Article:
Bedtime sweet: You Belong Here by MH Clark
This one is both sweet and soothing for bedtime. It makes a great gift, and it’s my husband’s favorite book ever. He orders it for new parent friends.
Bedtime sleep: Goodnight Moon by Margaret Wise Brown
I’m nodding off just thinking about this one. My husband and I both still have it memorized.
Chapter books: Any Junie B Jones book by Barbara Park
Do I need to even explain? The sass, the wit, and the messes she gets herself into!
Graphic novels: Dog Man and Captain Underpants by Dav Pilkey
This author gets kids and their humor. While I’m not a huge fan of these books myself, I am wise enough to know that if my children are encouraged to read anything that I will not look that gift horse in the mouth!
Christian: This I Know by indie author Clay Anderson
Beautifully written and beautifully illustrated. It’s based on the children’s song “Jesus loves me” and explores all the ways we know God loves us.
Inclusivity: Ricky, the Rock that Couldn’t Roll by indie author Jay Miletsky
This one stresses inclusion without being too obvious and therefore has a wide range of applications. Children in schools often have no idea it was written with “disability” in mind. The author has a daughter with cerebral palsy and wanted to publish a book that didn’t give her outrageous expectations or a super hero cape but taught others to value her as she is. It’s even now available at Target!
Mischief management: How to Cure a Mine Monster by indie author Brittany Plumeri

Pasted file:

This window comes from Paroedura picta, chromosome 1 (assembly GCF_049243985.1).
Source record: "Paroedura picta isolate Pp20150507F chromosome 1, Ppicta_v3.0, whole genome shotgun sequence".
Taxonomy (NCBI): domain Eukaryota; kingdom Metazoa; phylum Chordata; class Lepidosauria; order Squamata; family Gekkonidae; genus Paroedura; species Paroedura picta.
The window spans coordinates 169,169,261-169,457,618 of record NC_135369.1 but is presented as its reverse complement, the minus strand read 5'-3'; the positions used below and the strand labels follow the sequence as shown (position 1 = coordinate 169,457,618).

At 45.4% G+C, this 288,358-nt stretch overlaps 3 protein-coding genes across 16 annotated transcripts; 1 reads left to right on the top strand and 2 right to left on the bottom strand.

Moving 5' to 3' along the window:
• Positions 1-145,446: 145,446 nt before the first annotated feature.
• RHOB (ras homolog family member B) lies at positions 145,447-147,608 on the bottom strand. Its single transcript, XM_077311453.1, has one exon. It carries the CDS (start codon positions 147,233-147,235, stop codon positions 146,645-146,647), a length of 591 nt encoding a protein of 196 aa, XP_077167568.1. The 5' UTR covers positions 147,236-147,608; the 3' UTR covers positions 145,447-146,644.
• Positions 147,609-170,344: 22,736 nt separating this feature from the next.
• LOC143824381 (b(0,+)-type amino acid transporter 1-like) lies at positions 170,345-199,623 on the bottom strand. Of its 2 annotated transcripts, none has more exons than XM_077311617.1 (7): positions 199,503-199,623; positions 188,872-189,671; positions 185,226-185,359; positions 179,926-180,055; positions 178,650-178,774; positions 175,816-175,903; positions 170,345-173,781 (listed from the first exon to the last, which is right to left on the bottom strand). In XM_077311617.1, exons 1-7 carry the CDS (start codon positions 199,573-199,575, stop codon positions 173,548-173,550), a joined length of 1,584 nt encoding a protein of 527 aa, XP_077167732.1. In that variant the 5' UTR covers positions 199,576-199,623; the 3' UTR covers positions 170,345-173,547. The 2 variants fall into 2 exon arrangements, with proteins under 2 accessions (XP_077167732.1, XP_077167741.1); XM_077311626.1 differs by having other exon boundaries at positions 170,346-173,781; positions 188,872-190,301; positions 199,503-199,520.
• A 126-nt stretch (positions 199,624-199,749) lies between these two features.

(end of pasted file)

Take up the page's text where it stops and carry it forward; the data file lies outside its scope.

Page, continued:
My 5yo son loves this book. The illustrations are adorable, and the text helps children think of ways to cope with the “Mine Monster”. Instead of saying “Mine! Mine! Mine!” jump up and down and turn around and say it’s fine, fine, fine!
Scaring off the bedtime bad guys: Bed Bugs & Monster Hugs by indie author Kady Oliker
This one has a clever twist on what exactly that monster under your bed is doing. Don’t worry, it’s not scary.
Sweetest: Snuggle Puppy by Sandra Boynton
This one can be sung, and it is just the sweetest book. It’s also relatively short and has lovable illustrations.
Classroom/teacher gift: Our Classroom is a Family by indie author Shannon Olsen
Shannon is a teacher, and this book was featured on an Amazon billboard in NYC. I gifted this to my kids' teachers at the beginning of the school year. I took a sneak peek (of course), and it's a great book!
Usborne: Nibbles the Book Monster by Emma Yarlett
Usborne is a direct sales/MLM, so you may occasionally receive a party invite. Our favorite book from Usborne is Nibbles, a crazy little book eating creature that nibbles his way through the entirety of the book. While it’s impossible for a parent to know how to read the book because there is book text that he’s eating through, children will love it no matter what version of the book you read to them. There are now other Nibbles books available, and so far my children have loved them all.
Audio-book: Harry Potter book series by JK Rowling and read by Jim Dale
JK Rowling is brilliant! Jim Dale’s performance is brilliant! Even if you’ve read the books and/or watched the movies, I highly recommend listening. My kids enjoy it too, but perhaps not as much as their mom.